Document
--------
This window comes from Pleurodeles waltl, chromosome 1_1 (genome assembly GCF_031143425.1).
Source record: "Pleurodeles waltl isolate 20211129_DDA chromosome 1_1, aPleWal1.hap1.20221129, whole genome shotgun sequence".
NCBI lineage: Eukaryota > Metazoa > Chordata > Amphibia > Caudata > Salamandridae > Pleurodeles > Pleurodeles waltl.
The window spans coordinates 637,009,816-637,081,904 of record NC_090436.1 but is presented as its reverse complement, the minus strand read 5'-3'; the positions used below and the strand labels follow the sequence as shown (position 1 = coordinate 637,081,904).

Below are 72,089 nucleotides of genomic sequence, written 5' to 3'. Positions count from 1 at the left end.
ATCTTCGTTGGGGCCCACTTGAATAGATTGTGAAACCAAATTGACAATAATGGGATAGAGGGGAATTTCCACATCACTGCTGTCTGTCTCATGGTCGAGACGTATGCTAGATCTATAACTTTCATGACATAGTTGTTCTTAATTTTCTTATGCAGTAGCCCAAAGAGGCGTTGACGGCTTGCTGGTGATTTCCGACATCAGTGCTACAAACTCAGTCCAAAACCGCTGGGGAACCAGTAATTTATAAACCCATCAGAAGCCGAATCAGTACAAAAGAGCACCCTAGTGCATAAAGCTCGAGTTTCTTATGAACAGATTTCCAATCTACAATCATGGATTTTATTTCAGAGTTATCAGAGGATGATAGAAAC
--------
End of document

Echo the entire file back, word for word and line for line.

This window comes from Pleurodeles waltl, chromosome 1_1 (genome assembly GCF_031143425.1).
Source record: "Pleurodeles waltl isolate 20211129_DDA chromosome 1_1, aPleWal1.hap1.20221129, whole genome shotgun sequence".
NCBI lineage: Eukaryota > Metazoa > Chordata > Amphibia > Caudata > Salamandridae > Pleurodeles > Pleurodeles waltl.
The window spans coordinates 637,009,816-637,081,904 of record NC_090436.1 but is presented as its reverse complement, the minus strand read 5'-3'; the positions used below and the strand labels follow the sequence as shown (position 1 = coordinate 637,081,904).

Below are 72,089 nucleotides of genomic sequence, written 5' to 3'. Positions count from 1 at the left end.
ATCTTCGTTGGGGCCCACTTGAATAGATTGTGAAACCAAATTGACAATAATGGGATAGAGGGGAATTTCCACATCACTGCTGTCTGTCTCATGGTCGAGACGTATGCTAGATCTATAACTTTCATGACATAGTTGTTCTTAATTTTCTTATGCAGTAGCCCAAAGAGGCGTTGACGGCTTGCTGGTGATTTCCGACATCAGTGCTACAAACTCAGTCCAAAACCGCTGGGGAACCAGTAATTTATAAACCCATCAGAAGCCGAATCAGTACAAAAGAGCACCCTAGTGCATAAAGCTCGAGTTTCTTATGAACAGATTTCCAATCTACAATCATGGATTTTATTTCAGAGTTATCAGAGGATGATAGAAAC